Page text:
The Justice Department announced charges Thursday morning against 10 former NFL players spawned by an alleged scheme to defraud millions of dollars from the league’s health care benefits program.
According to The Washington Post, court documents reveal that amongst those named is a group of former Washington Redskins players including running back Clinton Portis and cornerback Carlos Rogers.
After an extensive FBI investigation, the retired players are being accused of defrauding a health care program for retired players of nearly $4 million and the DOJ said it intends to file charges against two other players as well.
In addition to Portis and Rodgers, the Justice Department also filed charges in the Eastern District of Kentucky against Robert McCune, John Eubanks, Tamarick Vanover, Ceandris Brown, James Butler, Frederick Bennett, Correll Buckhalter, and Etric Pruitt.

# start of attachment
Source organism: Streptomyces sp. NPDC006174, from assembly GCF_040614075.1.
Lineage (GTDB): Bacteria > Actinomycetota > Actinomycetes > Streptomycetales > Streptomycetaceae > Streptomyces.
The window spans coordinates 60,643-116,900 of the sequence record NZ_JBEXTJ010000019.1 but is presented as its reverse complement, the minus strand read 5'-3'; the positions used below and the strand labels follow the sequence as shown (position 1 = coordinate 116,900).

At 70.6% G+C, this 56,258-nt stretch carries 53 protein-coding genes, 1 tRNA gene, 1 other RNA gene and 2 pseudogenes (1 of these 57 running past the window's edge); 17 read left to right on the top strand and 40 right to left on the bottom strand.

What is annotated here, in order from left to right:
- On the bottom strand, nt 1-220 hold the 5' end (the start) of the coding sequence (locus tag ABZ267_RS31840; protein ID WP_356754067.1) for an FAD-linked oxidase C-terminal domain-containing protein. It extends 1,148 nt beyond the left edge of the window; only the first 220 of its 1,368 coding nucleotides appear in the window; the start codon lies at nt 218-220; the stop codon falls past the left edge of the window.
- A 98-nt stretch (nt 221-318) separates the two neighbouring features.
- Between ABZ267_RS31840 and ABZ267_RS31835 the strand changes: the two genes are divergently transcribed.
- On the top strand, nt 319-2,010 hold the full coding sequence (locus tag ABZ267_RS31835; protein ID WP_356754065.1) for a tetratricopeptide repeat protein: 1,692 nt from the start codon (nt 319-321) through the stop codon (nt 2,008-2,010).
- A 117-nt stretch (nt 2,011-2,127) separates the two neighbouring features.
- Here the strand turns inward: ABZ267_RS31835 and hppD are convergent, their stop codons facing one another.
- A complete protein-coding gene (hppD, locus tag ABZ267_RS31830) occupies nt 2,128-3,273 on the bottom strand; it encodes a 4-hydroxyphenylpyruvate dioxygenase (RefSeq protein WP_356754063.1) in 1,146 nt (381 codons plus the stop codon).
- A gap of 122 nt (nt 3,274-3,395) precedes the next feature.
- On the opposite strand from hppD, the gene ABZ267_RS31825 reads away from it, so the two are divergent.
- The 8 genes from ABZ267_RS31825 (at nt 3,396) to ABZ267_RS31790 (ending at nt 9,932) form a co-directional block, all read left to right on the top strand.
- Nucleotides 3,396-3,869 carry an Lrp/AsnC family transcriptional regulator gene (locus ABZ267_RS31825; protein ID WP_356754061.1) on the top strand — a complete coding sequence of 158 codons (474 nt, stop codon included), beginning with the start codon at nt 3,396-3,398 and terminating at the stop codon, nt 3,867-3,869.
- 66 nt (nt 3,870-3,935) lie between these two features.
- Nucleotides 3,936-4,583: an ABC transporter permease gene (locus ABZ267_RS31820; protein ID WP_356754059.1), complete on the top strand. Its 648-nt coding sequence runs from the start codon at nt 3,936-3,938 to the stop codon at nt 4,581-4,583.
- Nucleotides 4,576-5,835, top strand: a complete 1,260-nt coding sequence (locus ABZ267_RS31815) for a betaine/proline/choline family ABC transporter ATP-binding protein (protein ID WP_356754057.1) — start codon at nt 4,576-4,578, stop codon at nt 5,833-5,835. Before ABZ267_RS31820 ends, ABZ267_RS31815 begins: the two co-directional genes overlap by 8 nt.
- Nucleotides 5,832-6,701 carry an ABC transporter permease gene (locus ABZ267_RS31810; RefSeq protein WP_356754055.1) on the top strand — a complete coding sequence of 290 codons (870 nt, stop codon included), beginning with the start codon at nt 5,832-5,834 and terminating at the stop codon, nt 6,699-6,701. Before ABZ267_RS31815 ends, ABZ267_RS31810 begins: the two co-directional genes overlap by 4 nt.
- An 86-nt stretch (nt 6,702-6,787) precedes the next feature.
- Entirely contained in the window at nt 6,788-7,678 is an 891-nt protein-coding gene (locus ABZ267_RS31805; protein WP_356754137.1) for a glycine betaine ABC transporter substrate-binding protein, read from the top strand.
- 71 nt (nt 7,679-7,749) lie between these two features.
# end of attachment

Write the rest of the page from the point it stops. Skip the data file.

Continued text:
The feds have also filed a notice that they intend to charge former New Orleans Saints wide receiver Joe Horn, 47, with conspiracy to commit health care fraud.
In a press release, the Justice Department outlined how the charges range from health care fraud, wire fraud and conspiracy, totaling more than $3.9 million in false health care claims.
“Ten former NFL players allegedly committed a brazen, multimillion dollar fraud on a health care plan meant to help their former teammates and other retired players pay legitimate, out-of-pocket medical expenses,” said assistant attorney general Brian Benczkowski. “Today’s indictments underscore that whoever you are, if you loot health care programs to line your own pockets, you will be held accountable by the Department of Justice.”
Prosecutors believe that between June of 2017 and December of 2018 players submitted false and fraudulent claims for high-cost medical equipment to the league’s Gene Upshaw Health Reimbursement Account Plan.
Mark Dycio, an attorney for Portis who has previously represented other Redskins on legal matters, maintained his client’s was innocence.
“Clinton Portis had no knowledge that his participation in what he believed to be an NFL sanctioned medical reimbursement program was illegal,” Dycio said. “He is completely taken aback by this indictment and will move forward with the process of clearing his good name and those of his fellow NFL alumni.”